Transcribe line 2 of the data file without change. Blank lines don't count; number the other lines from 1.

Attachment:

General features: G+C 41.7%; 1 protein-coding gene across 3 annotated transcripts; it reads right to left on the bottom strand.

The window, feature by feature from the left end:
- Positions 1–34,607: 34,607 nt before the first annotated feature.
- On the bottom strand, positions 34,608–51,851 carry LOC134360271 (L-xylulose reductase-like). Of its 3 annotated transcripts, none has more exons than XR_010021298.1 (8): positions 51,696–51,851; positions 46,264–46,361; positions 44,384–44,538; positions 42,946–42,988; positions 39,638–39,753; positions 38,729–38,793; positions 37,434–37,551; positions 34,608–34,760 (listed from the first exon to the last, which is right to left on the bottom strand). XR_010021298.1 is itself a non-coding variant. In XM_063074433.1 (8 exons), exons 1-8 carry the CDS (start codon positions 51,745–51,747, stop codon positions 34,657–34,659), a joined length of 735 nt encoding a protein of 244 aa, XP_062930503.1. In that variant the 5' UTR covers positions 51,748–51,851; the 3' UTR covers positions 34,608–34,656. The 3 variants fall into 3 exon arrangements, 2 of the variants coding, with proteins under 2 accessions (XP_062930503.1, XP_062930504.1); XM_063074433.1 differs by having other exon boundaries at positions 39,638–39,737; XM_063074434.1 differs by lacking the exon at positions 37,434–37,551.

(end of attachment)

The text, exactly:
The window, feature by feature from the left end: